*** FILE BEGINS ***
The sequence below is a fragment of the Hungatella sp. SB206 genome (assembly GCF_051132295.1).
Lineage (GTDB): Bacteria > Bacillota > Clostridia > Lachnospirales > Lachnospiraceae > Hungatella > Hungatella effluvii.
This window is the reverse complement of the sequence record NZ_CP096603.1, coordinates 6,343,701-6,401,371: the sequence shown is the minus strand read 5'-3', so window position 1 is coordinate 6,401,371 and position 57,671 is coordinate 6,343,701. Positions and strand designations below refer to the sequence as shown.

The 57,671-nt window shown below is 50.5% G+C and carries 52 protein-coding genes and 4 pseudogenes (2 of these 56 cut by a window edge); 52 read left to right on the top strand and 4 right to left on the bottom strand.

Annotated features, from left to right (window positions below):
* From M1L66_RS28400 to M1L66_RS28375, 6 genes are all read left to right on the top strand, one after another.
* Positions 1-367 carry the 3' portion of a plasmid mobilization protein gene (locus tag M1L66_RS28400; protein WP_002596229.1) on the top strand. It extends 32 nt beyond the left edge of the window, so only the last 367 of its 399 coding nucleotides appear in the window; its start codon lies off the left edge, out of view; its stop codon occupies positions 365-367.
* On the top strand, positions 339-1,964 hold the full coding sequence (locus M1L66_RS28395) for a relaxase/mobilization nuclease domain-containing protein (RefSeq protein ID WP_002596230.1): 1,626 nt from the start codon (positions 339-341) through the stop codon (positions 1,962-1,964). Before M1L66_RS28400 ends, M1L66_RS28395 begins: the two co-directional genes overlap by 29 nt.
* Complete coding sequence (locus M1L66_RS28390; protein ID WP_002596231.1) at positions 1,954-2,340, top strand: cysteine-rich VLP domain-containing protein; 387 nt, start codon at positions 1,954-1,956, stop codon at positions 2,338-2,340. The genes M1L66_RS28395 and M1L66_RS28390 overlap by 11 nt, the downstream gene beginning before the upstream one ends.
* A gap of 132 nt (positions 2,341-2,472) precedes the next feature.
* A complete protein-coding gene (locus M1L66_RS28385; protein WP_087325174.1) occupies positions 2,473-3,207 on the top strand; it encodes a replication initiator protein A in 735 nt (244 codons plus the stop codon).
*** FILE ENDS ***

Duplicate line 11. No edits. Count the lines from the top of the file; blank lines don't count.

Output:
* A complete protein-coding gene (locus M1L66_RS28385; protein WP_087325174.1) occupies positions 2,473-3,207 on the top strand; it encodes a replication initiator protein A in 735 nt (244 codons plus the stop codon).